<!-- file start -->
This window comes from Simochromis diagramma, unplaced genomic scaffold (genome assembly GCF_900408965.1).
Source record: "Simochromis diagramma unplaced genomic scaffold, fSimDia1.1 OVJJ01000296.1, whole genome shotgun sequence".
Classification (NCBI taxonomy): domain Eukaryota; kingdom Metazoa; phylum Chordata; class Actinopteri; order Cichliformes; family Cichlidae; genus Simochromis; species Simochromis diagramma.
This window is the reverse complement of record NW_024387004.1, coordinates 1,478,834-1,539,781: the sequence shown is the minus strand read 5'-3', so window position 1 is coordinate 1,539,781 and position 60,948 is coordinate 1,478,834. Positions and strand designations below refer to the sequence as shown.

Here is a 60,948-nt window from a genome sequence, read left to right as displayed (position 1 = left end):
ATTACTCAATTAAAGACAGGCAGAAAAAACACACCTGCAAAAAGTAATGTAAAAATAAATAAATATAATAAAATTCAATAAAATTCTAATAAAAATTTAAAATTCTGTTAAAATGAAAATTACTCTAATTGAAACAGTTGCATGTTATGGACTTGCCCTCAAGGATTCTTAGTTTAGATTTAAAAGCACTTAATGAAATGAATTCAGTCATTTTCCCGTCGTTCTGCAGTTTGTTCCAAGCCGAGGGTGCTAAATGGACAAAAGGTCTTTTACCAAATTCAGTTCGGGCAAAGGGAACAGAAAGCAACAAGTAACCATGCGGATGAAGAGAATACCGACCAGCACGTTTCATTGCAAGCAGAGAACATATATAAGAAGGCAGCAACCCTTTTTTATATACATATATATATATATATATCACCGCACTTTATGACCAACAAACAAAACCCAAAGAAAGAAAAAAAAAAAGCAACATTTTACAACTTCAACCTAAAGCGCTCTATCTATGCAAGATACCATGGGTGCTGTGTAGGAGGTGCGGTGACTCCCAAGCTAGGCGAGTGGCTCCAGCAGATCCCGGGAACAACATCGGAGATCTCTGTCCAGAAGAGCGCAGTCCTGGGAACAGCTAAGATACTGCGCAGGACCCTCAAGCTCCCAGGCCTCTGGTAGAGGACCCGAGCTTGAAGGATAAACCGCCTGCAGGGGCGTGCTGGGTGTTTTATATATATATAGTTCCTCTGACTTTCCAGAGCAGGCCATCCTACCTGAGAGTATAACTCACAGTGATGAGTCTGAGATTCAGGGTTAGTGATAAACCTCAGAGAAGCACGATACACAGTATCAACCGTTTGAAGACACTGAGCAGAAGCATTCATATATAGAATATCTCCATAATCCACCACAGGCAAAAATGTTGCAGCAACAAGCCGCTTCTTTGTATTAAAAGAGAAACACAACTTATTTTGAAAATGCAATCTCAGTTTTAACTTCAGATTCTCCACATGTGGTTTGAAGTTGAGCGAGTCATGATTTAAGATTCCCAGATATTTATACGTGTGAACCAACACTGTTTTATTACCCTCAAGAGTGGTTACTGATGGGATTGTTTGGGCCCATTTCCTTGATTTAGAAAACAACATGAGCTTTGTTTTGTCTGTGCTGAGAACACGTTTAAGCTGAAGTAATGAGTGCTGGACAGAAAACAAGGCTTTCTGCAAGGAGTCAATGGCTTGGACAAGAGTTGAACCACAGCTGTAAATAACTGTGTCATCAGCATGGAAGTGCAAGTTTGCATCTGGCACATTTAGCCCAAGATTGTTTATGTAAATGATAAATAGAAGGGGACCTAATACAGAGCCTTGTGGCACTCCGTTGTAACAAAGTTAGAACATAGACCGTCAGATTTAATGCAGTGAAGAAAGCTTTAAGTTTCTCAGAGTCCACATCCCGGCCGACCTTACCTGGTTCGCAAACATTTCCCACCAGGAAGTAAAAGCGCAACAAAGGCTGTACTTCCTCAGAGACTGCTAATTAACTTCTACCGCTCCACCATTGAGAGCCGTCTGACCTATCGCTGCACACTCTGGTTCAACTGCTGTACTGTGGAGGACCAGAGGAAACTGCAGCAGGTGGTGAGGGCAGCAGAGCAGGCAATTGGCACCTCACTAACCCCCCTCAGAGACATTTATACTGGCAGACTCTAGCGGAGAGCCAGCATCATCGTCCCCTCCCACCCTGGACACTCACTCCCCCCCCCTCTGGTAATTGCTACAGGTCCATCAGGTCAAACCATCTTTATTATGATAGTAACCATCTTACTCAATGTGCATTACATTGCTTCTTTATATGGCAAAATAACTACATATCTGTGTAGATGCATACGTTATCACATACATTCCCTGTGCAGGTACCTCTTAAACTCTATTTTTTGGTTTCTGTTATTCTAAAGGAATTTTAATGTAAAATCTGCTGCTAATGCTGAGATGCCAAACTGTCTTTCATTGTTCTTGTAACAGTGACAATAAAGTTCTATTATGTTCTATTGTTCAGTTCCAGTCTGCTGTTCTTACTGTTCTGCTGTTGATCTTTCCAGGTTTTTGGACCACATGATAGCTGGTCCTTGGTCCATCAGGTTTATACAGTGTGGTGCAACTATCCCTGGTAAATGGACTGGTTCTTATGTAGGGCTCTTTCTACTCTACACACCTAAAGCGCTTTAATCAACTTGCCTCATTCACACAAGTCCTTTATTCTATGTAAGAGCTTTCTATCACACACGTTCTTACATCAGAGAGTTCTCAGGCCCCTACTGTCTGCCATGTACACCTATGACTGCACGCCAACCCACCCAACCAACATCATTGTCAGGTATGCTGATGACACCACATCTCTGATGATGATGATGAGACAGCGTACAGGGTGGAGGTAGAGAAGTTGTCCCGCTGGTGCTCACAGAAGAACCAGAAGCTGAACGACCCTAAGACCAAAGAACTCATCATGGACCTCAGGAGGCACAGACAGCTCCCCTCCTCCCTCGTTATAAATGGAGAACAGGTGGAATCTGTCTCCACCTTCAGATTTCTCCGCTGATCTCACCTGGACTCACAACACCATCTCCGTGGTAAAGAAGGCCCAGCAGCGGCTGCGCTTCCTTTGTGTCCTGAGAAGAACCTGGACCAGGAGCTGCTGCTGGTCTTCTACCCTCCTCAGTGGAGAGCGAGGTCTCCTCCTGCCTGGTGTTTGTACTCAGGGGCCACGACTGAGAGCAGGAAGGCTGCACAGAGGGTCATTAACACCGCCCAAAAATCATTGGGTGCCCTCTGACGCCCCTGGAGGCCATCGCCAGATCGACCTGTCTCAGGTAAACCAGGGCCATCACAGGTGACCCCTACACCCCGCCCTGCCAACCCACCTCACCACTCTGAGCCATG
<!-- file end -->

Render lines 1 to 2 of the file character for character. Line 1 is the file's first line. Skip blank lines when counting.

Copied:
This window comes from Simochromis diagramma, unplaced genomic scaffold (genome assembly GCF_900408965.1).
Source record: "Simochromis diagramma unplaced genomic scaffold, fSimDia1.1 OVJJ01000296.1, whole genome shotgun sequence".